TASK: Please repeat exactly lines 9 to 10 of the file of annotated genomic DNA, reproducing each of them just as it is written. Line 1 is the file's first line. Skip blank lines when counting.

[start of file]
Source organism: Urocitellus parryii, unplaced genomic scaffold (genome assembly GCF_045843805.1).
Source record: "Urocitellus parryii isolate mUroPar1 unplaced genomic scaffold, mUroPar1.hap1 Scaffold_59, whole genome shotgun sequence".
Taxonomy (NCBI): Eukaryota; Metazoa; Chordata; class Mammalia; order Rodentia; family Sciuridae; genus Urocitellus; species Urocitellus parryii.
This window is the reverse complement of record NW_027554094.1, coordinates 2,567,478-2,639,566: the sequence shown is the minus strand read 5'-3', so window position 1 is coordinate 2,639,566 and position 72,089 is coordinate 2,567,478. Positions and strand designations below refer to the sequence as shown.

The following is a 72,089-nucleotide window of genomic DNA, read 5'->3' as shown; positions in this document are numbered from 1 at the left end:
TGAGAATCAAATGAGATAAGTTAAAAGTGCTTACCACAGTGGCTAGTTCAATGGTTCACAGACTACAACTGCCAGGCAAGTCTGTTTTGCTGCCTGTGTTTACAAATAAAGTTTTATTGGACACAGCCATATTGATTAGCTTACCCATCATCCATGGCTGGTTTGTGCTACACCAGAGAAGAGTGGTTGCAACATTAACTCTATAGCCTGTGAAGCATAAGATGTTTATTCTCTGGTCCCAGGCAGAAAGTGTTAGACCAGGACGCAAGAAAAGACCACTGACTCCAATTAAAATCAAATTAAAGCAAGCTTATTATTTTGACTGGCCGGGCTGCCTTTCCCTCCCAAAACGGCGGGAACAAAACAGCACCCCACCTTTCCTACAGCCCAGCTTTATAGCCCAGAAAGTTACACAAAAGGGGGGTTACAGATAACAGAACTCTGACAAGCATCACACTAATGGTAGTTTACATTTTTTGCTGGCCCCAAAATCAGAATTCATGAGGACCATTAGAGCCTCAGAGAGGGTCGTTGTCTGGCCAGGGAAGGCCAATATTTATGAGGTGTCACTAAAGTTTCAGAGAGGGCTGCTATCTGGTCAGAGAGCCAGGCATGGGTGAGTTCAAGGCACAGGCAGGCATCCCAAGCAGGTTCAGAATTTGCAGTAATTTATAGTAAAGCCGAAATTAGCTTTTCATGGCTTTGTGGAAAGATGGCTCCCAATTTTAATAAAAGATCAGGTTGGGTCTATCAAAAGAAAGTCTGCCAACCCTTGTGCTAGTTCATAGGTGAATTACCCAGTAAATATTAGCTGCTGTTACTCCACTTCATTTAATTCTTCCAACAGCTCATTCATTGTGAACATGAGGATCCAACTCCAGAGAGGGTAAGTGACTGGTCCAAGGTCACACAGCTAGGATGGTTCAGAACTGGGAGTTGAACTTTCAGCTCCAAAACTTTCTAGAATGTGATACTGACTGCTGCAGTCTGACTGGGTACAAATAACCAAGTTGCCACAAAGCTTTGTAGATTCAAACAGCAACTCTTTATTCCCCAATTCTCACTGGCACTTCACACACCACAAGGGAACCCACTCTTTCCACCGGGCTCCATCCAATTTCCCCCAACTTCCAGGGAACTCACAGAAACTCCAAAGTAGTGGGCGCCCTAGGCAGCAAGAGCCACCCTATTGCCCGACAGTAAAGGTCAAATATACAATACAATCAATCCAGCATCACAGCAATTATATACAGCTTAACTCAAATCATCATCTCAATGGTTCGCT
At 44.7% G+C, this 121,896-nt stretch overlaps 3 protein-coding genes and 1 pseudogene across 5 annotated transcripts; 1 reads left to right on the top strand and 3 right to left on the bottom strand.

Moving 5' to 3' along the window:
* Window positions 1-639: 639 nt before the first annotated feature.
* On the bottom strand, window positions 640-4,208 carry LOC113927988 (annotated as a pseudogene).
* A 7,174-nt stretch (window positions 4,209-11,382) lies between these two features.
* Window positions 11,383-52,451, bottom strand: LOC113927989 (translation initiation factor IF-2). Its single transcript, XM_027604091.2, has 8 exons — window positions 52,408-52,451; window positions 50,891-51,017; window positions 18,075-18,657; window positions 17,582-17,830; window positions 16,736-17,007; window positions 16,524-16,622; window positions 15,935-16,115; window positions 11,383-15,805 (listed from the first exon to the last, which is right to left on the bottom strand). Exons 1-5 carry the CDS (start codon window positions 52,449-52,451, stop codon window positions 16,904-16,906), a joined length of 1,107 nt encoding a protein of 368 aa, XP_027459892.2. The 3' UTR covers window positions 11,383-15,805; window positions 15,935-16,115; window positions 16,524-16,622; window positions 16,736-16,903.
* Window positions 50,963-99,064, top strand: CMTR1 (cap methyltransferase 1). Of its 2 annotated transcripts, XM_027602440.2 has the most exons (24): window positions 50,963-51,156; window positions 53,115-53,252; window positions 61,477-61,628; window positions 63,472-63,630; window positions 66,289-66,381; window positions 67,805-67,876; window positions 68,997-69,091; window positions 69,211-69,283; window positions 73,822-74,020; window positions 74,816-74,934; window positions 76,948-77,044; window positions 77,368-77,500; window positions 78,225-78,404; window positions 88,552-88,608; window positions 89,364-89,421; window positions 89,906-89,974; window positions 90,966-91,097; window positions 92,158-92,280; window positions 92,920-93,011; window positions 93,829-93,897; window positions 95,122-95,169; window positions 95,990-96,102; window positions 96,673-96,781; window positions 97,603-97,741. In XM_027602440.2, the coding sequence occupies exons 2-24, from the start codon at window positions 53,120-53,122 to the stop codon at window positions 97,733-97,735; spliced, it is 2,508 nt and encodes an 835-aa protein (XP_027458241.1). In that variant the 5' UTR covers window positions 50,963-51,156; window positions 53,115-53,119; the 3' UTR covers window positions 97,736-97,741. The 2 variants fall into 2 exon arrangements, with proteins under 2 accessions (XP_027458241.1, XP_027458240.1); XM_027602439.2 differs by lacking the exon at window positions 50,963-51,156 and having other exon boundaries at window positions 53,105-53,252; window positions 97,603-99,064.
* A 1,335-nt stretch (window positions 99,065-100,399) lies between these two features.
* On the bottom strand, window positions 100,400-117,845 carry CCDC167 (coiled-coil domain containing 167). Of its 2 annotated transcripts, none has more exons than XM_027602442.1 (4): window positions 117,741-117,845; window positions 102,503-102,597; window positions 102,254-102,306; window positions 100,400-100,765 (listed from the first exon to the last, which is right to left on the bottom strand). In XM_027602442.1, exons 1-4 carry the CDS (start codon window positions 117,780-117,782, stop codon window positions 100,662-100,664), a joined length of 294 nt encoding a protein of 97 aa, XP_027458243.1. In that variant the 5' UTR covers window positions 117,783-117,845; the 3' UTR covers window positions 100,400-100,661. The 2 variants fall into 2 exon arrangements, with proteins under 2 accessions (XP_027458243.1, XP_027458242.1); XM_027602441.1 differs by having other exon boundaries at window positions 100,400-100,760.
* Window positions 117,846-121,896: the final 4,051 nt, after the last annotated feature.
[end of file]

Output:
* Window positions 1-639: 639 nt before the first annotated feature.
* On the bottom strand, window positions 640-4,208 carry LOC113927988 (annotated as a pseudogene).